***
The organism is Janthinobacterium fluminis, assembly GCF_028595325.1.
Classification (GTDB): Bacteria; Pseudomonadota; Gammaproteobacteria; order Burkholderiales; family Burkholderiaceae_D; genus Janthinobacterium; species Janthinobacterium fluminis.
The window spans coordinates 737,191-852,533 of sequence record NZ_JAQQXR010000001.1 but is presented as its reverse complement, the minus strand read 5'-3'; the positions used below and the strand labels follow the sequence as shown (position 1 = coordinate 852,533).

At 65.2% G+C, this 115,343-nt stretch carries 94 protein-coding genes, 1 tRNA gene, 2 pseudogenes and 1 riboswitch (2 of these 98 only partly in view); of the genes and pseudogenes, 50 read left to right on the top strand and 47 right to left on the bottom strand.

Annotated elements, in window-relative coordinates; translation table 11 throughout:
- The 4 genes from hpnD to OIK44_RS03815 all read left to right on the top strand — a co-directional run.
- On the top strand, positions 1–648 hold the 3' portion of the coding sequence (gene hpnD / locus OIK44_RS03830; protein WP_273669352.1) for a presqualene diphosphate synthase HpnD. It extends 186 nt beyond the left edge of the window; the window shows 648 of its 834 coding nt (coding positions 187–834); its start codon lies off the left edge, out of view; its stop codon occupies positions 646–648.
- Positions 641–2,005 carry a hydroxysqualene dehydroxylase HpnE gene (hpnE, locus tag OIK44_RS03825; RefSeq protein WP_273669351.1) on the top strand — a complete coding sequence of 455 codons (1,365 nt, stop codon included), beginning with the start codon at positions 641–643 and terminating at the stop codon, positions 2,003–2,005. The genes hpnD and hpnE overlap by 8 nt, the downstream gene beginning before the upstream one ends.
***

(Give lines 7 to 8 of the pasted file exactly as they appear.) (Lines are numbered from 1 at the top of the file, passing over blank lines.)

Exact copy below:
- On the top strand, positions 1–648 hold the 3' portion of the coding sequence (gene hpnD / locus OIK44_RS03830; protein WP_273669352.1) for a presqualene diphosphate synthase HpnD. It extends 186 nt beyond the left edge of the window; the window shows 648 of its 834 coding nt (coding positions 187–834); its start codon lies off the left edge, out of view; its stop codon occupies positions 646–648.
- Positions 641–2,005 carry a hydroxysqualene dehydroxylase HpnE gene (hpnE, locus tag OIK44_RS03825; RefSeq protein WP_273669351.1) on the top strand — a complete coding sequence of 455 codons (1,365 nt, stop codon included), beginning with the start codon at positions 641–643 and terminating at the stop codon, positions 2,003–2,005. The genes hpnD and hpnE overlap by 8 nt, the downstream gene beginning before the upstream one ends.